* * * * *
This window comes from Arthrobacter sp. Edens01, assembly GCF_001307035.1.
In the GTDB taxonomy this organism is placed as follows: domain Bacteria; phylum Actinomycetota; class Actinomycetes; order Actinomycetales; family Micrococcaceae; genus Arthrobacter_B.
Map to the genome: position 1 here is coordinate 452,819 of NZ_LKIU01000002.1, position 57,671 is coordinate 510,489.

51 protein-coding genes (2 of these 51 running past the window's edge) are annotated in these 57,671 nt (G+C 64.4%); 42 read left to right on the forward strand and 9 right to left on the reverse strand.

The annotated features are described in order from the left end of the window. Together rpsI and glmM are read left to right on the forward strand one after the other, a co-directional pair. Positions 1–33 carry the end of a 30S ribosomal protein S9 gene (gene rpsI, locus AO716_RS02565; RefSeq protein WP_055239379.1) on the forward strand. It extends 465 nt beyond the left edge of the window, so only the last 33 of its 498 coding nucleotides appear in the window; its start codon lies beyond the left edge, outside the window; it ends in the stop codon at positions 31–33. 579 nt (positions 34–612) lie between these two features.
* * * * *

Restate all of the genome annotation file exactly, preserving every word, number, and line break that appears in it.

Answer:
This window comes from Arthrobacter sp. Edens01, assembly GCF_001307035.1.
In the GTDB taxonomy this organism is placed as follows: domain Bacteria; phylum Actinomycetota; class Actinomycetes; order Actinomycetales; family Micrococcaceae; genus Arthrobacter_B.
Map to the genome: position 1 here is coordinate 452,819 of NZ_LKIU01000002.1, position 57,671 is coordinate 510,489.

51 protein-coding genes (2 of these 51 running past the window's edge) are annotated in these 57,671 nt (G+C 64.4%); 42 read left to right on the forward strand and 9 right to left on the reverse strand.

The annotated features are described in order from the left end of the window. Together rpsI and glmM are read left to right on the forward strand one after the other, a co-directional pair. Positions 1–33 carry the end of a 30S ribosomal protein S9 gene (gene rpsI, locus AO716_RS02565; RefSeq protein WP_055239379.1) on the forward strand. It extends 465 nt beyond the left edge of the window, so only the last 33 of its 498 coding nucleotides appear in the window; its start codon lies beyond the left edge, outside the window; it ends in the stop codon at positions 31–33. 579 nt (positions 34–612) lie between these two features.